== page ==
"FDA has finalized the risk management plan with the manufacturer of Definity and has approved labeling changes that remove most of the contraindications cited in the October, 2007 warnings, as well as monitoring procedures upon patients with pulmonary hypertension or unstable cardiopulmonary conditions.
"FDA is working with the manufacturer of Optison to effect similar changes to the label and to finalize a risk assessment and management program," according to the FDA paper published last month.
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"FDA remains concerned about the safety of these products and they continue to contain a boxed warning that highlights the risk for serious cardiopulmonary reactions," the paper concludes.
GE's Dr. Black says that the concern about ultrasound bubbles was an "over-interpretation" of patients who were already sick and should not have had the procedure.
He says that ultrasound bubbles have the fewest side effects of any contrast media, but sometimes give the least information. Other contrast media include iodinations and gadolinium dyes.
Iodinations are used with X-rays and CT scans. These dyes are used to look at coronary vessel blockages with angiograms and also for tumors in body cavities, such as the abdomen. (See https://www.dotmed.com/news/story/6518.)
The gadolinium dyes, considered the most dangerous dyes for patients with kidney disease, are used with MRIs and are most commonly used for tumors or abnormal structures, Dr. Black says.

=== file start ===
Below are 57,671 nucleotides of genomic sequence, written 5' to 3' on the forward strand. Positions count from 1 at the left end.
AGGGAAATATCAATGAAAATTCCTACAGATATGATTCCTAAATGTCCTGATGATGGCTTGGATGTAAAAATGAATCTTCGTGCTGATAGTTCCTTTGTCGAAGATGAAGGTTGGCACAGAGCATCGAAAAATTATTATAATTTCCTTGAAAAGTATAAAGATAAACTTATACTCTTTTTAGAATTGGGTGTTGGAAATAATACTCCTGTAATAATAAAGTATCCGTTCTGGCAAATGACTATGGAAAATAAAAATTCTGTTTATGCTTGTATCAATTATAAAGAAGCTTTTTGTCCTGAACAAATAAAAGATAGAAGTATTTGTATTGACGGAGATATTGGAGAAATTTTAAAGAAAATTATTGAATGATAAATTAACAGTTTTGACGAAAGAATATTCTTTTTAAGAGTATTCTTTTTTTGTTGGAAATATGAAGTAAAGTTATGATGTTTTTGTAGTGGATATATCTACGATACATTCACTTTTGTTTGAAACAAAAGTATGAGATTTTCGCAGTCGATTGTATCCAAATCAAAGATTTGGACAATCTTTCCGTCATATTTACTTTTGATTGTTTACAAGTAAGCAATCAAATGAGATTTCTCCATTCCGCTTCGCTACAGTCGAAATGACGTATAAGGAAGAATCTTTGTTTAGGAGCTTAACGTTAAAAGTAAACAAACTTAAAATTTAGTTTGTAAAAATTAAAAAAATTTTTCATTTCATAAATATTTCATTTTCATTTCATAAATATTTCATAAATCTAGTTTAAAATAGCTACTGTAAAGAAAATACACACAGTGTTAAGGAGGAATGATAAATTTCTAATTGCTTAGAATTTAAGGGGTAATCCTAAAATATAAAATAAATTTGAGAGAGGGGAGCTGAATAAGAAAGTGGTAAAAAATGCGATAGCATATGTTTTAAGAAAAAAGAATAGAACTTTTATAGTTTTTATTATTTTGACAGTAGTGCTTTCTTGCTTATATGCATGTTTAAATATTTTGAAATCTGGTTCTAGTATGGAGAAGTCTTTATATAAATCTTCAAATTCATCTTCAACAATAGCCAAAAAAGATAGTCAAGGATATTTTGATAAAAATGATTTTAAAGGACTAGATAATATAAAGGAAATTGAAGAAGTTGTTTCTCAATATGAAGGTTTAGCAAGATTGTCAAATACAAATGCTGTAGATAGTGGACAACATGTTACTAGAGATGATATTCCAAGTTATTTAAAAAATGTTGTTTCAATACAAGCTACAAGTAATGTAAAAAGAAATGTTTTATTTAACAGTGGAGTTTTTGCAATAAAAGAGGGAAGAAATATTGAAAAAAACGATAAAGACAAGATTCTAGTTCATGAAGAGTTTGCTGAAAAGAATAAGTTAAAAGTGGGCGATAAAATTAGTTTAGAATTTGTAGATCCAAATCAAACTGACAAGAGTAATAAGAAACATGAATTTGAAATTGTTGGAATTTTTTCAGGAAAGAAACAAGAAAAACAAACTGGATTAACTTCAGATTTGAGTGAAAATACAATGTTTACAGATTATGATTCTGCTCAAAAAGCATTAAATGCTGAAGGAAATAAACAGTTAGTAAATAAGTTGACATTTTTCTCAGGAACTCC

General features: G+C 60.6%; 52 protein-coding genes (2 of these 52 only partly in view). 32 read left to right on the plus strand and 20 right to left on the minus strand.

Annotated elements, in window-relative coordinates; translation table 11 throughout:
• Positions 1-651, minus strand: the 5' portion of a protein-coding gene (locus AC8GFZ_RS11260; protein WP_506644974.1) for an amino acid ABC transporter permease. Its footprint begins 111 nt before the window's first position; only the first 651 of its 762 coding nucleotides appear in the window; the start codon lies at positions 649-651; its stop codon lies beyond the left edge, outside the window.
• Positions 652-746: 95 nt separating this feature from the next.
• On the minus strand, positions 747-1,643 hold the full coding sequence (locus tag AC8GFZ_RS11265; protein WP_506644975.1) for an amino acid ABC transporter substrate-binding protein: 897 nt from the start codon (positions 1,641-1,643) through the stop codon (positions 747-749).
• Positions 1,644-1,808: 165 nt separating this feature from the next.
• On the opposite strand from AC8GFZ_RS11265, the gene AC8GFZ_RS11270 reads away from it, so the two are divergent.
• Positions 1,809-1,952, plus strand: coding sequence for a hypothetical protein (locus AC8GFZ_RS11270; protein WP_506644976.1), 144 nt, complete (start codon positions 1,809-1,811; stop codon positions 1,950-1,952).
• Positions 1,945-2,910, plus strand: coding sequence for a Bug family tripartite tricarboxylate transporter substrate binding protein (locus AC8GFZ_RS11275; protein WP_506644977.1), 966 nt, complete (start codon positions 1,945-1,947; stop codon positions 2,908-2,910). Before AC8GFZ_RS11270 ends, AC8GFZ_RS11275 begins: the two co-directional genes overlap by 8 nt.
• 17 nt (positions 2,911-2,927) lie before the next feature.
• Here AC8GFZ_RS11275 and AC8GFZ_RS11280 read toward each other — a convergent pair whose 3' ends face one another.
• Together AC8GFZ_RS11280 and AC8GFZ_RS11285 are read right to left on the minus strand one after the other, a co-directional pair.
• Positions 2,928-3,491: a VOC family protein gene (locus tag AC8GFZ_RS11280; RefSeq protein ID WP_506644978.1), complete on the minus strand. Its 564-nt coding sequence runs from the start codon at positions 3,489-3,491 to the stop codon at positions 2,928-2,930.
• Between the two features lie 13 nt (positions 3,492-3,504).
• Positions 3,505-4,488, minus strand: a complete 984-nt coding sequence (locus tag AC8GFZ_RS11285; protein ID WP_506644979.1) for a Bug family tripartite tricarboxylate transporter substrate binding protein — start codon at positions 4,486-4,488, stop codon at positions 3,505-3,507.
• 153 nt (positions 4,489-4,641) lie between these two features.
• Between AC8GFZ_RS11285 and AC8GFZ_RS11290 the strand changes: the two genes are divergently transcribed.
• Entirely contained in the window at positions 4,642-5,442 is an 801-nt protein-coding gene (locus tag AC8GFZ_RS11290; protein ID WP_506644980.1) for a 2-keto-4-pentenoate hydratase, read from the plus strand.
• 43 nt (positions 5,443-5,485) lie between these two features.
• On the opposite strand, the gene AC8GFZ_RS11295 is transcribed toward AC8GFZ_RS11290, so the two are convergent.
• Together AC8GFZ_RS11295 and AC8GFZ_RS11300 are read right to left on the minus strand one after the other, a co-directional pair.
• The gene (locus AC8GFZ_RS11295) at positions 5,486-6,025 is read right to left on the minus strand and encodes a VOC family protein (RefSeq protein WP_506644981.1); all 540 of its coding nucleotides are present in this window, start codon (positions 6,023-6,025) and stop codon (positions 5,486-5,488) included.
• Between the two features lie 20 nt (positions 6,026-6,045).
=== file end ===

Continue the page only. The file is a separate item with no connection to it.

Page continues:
"If you have a patient with cancer, it may be more important to use a more risky gadolinium or iodine contrast dye and see where the structure is, than to not take any risk at all," he adds. "In other words, just like with the ultrasound bubbles, the benefit of using MRI or CT with contrast media should outweigh the risk of using contrast to the patients. In the vast majority of cases, we clearly think it does."
Dr Black notes, "It was quite a shock to the FDA after Vioxx and other drugs were taken off the market" so the agency is being particularly cautious now.
He says GE is trying to work with the FDA to try to come up with an appropriate warning label.
"Every company wants to do the right thing. Everyone is trying to figure out where the appropriate balance is between risk and benefit. But there's not enough progress being made because everyone is afraid of the regulatory process," Dr. Black says.
He adds, "We're going through a bump now. It seems to many of us that we need more scientific discussion. Concern of the public is just about safety; they don't realize the benefits derived from being able to see the structure and function of organs."